COLUMBIA, S.C. (WCBD) – As the weather warms up, state health leaders are reminding South Carolinians about the dangers hot cars present to children and infants.

Three hot car deaths were reported in the state last year, with March 24 being the average date of the first death of the year. Since 1998, South Carolina has seen 22 deaths in hot cars.

Heatstroke can happen throughout the year when temperatures inside a vehicle can reach life-threatening levels – even on mild or cloudy days.

Children are particularly vulnerable to hot car death as their bodies’ ability to maintain internal body temperatures are not as efficient as an adult’s and their body temperature warms at a rate of three or five times faster than adults, according to the South Carolina Department of Health and Environmental Control.

“A car can heat up 19 degrees in 10 minutes, and cracking a window doesn’t help,” said Kevin Poore, Safe Kids South Carolina Director. “Heatstroke can happen anytime, anywhere. We don’t want to see this happen to any family, or any child. That’s why DHEC is asking everyone to help protect kids from this very preventable tragedy by never leaving a child alone in a car, not even for a minute.”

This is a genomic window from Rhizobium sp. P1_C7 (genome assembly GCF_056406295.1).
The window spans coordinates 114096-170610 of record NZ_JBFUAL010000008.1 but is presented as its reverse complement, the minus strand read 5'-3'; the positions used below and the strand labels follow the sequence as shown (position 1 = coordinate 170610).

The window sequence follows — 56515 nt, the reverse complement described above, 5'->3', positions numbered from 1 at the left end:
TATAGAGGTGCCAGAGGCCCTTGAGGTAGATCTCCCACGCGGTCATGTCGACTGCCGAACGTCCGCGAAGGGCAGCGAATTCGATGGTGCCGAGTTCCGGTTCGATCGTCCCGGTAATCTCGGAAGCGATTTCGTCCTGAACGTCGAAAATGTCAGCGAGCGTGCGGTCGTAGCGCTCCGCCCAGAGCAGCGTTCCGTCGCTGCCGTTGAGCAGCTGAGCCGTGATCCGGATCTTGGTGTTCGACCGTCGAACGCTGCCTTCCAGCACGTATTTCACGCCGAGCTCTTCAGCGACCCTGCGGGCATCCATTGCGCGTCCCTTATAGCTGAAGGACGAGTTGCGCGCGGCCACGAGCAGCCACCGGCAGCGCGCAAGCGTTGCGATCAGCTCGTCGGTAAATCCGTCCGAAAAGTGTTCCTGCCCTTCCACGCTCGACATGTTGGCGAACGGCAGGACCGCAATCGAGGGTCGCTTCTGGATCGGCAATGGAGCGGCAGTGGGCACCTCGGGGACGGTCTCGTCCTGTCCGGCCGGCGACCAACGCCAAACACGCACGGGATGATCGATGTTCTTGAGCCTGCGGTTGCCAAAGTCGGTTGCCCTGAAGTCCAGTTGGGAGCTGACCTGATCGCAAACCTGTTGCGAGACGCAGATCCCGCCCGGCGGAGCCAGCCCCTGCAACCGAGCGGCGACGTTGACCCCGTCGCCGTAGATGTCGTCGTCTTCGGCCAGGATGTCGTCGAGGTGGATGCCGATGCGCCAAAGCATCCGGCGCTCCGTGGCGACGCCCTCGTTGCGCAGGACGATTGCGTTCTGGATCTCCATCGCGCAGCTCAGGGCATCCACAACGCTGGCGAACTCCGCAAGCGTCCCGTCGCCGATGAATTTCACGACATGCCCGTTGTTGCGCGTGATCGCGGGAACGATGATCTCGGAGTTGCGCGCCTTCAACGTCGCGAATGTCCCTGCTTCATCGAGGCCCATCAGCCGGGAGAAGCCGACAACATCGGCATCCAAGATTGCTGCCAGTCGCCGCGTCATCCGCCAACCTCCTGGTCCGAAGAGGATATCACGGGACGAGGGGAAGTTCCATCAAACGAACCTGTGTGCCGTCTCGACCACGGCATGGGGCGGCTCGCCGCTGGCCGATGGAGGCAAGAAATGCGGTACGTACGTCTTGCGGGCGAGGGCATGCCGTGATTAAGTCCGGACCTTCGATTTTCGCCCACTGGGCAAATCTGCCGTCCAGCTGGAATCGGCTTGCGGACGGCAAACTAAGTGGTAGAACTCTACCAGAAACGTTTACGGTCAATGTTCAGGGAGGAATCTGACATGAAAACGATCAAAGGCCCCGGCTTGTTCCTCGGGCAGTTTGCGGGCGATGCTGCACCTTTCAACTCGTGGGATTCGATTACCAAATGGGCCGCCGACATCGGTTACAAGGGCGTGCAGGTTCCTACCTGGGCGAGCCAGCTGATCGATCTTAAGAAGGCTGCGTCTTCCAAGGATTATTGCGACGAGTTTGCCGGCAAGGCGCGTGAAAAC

DHEC said these hot car deaths are 100 percent preventable.

The National Safety Council said the result of hot car deaths are the result of three primary circumstances: A caregiver forgetting a child in a vehicle, a child gaining access to the vehicle and someone knowingly leaving a child in a vehicle.

According to DHEC, remembering to “ACT” will help everyone cut down on the number of deaths:

A:Avoid heatstroke-related injury and death by never leaving a child alone in a car, not even for a minute. And make sure to keep your car locked when you’re not inside so kids don’t get into it on their own.  

|• C:Create reminders. Keep a stuffed animal or other memento in your child’s car seat when it’s empty and move it to the front seat as a visual reminder when your child is in the back seat. Or place and secure your phone, briefcase, or purse in the back seat when traveling with your child.

T:Take action. If you see a child alone in a car, call 911. Emergency personnel want you to call. They are trained to respond to these situations. One call could save a life.